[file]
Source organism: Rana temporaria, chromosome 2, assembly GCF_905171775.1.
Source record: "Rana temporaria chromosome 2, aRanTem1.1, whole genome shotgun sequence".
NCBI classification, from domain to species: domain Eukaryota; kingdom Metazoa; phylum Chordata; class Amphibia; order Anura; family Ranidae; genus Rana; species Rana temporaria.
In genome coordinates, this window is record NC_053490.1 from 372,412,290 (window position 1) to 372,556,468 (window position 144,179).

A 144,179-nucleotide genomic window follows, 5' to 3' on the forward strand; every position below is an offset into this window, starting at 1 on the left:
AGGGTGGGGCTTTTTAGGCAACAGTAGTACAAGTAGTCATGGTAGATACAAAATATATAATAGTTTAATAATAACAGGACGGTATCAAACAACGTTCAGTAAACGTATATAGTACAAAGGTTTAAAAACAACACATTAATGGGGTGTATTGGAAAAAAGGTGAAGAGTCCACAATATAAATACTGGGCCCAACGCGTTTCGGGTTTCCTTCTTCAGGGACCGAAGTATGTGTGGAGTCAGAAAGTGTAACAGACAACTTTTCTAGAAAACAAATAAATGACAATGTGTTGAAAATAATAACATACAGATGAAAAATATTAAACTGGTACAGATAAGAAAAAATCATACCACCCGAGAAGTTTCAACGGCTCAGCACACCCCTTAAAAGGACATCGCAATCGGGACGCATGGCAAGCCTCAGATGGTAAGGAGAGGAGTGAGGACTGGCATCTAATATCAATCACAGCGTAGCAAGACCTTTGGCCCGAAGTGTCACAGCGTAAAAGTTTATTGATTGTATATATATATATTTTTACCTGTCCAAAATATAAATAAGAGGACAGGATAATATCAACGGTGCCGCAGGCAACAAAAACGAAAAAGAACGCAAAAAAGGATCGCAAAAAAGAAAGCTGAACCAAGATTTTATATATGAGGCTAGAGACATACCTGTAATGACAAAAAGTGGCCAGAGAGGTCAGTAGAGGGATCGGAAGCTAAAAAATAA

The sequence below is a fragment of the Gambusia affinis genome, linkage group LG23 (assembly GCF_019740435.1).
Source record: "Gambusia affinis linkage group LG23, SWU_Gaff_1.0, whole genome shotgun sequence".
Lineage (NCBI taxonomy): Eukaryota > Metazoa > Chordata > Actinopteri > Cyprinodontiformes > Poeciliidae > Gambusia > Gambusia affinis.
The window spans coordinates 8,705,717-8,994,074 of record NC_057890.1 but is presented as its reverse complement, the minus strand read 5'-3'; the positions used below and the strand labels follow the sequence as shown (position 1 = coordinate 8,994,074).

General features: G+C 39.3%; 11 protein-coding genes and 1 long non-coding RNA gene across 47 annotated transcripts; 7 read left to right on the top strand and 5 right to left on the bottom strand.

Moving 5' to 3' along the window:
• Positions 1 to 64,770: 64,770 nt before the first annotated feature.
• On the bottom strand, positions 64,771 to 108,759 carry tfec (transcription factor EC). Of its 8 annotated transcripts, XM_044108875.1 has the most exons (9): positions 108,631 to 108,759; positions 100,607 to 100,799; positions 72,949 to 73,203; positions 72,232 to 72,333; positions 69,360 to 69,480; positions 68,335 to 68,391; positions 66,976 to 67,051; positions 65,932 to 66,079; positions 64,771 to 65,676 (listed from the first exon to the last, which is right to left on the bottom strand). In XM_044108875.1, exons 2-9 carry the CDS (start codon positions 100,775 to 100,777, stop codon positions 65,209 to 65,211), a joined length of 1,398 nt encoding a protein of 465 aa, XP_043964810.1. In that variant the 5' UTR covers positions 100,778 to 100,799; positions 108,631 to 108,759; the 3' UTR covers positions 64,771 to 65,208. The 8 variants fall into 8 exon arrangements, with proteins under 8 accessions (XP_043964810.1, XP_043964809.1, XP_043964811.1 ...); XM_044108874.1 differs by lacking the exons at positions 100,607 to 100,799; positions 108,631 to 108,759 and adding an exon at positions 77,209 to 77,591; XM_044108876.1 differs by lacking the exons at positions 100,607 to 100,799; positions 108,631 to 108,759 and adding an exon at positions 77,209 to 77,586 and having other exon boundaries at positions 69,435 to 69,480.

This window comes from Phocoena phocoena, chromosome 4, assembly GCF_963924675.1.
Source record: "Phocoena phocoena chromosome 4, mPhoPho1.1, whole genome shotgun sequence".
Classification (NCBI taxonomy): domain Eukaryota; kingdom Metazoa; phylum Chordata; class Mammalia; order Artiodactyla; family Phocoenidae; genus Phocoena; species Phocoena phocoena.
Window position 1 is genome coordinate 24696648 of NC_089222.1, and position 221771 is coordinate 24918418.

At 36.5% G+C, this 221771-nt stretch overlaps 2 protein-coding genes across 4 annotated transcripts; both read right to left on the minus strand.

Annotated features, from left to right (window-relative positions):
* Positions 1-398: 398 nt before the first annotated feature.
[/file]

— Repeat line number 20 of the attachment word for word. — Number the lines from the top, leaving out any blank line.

Annotated features, from left to right (window-relative positions):